From The Heart,Holidays & Seasons

Is Your End of Year Countdown Hurting Your Students?

I wrote this post way before the countdown debate began. I’ve since pulled it from my blog and wavered back and forth on whether I should make it live again and as you can see, I’ve decided to make it live. I hesitated because I didn’t want to be labeled as someone who shames others. That notion is far from who I am as a person and an educator. I’m a firm believer that we should never stop learning. In an era where so many opinions are floating back and forth, I wanted to share another perspective because of where I come from and also where I have had the privilege to teach.
The end of the school year is near and all we want is for Summer to arrive, but could our end of year countdown be hurting our students?

Let me preface by saying that this post is not intended to shame anyone into feeling like what they do is wrong. It is another look at things; a different angle so to speak. If you do not work with a population of students that may be directly or indirectly affected by a countdown, then this post may not pertain to you. If you read my blog and my about me, you will discover that my number one priority is the students. It is my endeavor to offer my students the best education they can get as well as partnering up with you, my fellow teacher, to learn from one another. So please see my heart and take it for what it is: A hard look at what a countdown can do to some students if we are not mindful. Keep in mind that I myself do a countdown, so my post is not intended to deter you from doing one but instead to analyze the form in which you do it. Why? because I had to take a hard look at myself and my students and realized that I was inadvertently hurting them and if we can’t change our practice to better ourselves and our students-how effective can we be?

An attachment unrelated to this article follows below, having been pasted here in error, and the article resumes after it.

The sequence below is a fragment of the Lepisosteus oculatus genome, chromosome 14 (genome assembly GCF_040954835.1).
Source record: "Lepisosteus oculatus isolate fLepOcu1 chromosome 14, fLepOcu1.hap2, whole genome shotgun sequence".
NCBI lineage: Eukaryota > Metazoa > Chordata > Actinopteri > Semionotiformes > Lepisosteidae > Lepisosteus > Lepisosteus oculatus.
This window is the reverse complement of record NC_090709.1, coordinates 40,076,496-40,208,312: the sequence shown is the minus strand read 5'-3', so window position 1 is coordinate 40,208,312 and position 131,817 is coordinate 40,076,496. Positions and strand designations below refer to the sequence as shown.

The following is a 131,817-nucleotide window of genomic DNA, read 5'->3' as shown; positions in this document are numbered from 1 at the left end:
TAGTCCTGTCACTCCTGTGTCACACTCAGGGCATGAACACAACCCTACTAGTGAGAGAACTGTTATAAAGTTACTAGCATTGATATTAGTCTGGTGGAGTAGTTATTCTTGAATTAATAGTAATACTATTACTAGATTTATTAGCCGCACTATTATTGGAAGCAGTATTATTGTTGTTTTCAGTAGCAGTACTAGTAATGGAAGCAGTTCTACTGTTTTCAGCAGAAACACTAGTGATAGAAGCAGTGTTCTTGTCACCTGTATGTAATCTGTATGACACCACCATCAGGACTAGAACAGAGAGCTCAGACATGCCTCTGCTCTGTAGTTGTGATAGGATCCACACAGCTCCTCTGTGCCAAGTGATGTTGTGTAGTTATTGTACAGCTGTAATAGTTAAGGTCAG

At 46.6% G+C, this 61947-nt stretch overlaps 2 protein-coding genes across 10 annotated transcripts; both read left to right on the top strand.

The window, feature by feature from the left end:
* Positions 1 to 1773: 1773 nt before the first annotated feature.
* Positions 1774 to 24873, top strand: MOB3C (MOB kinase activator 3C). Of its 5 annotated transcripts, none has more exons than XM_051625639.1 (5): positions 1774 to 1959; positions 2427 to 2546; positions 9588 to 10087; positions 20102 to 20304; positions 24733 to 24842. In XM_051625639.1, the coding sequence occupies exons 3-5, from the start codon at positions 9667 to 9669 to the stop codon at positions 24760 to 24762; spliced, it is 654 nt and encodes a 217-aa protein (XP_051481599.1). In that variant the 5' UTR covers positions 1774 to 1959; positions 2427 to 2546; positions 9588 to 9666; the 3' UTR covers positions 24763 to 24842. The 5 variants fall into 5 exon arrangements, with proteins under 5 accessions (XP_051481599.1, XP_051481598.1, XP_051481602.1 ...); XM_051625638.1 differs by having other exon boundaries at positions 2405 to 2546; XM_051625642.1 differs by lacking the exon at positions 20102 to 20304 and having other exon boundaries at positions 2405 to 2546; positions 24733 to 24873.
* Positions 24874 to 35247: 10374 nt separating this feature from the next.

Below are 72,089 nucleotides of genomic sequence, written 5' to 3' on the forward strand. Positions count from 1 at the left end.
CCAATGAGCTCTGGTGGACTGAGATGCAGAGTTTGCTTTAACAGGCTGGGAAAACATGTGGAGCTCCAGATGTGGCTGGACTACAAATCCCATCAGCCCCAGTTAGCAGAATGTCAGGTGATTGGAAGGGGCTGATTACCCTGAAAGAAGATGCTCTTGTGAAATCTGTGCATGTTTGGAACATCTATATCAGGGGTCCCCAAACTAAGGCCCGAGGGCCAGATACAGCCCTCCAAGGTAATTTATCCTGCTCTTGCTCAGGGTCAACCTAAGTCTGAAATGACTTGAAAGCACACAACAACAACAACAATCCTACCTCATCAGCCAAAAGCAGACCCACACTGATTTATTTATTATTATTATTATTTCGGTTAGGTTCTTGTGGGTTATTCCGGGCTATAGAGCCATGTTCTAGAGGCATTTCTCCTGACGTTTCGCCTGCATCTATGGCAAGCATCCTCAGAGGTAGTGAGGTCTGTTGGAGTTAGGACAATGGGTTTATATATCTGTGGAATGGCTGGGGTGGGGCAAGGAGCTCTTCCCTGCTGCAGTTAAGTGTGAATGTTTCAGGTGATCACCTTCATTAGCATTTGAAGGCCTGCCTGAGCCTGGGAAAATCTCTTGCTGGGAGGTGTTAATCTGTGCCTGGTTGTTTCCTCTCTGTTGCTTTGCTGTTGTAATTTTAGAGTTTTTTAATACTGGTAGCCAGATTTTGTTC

Now on to the post…

Everyone is excited. Summer is around the corner!  End of the year packets are being prepped, end of year countdown numbers are getting posted on the classroom walls, and kids are being reminded that the end is near. Naturally, May or June rolls around and teachers are fried.  They are NOT tired of their students, they are NOT tired of teaching, and they are NOT tired of making a difference.  They’re simply tired, and at this point, one week off isn’t going to cut it.
The end of the school year is near and all we want is for Summer to arrive, but could our end of year countdown be hurting our students?
So, let’s go over this again-you are NOT tired of the students, teaching, or making a difference. BUT (and it’s
a huge but), that is what your actions may be telling your students.  Some students will ride the excitement wave with
you and even be more excited than you, but not all students feel this way.  The constant talk of the end, and
end of year countdown can be detrimental to some kids.  You may be thinking, “Don’t be such a drama
queen; it’s not that serious”, but sadly-it is.
Don’t shrug it off and stop reading just yet. The reason why it could have adverse effects on the kids is most likely because the support and instruction they’ve received from their teacher (you) has been outstanding!  Let’s look at what students have all year long, but some may not have over the summer.


According to Greendoors, a non-profit working to prevent homelessness, on any given night about 643,067 people experience homelessness in America.  Of those people, 238,110 are in families. That number is staggering.  Think about it, what percentage of that statistic is made up of students who walk in through our classroom doors every day? Some students’ lives are very unstable. Shoot!  My life can sometimes be unstable, but I have something that many kids don’t have-I know how to cope and self-regulate.  School offers stability, and children thrive when they are in stable environments.  Knowing that the school year is almost over can send a student into panic, because they don’t know what the future holds for the next two months.  Maybe you don’t have any students who are affected by homelessness, but that does not mean they may not face instability.  Some kids may have stable home lives, but they don’t deal well with change. To go from spending 6-8 hours in a classroom knowing the expectations, to having hours upon hours of free time can be jarring for some students.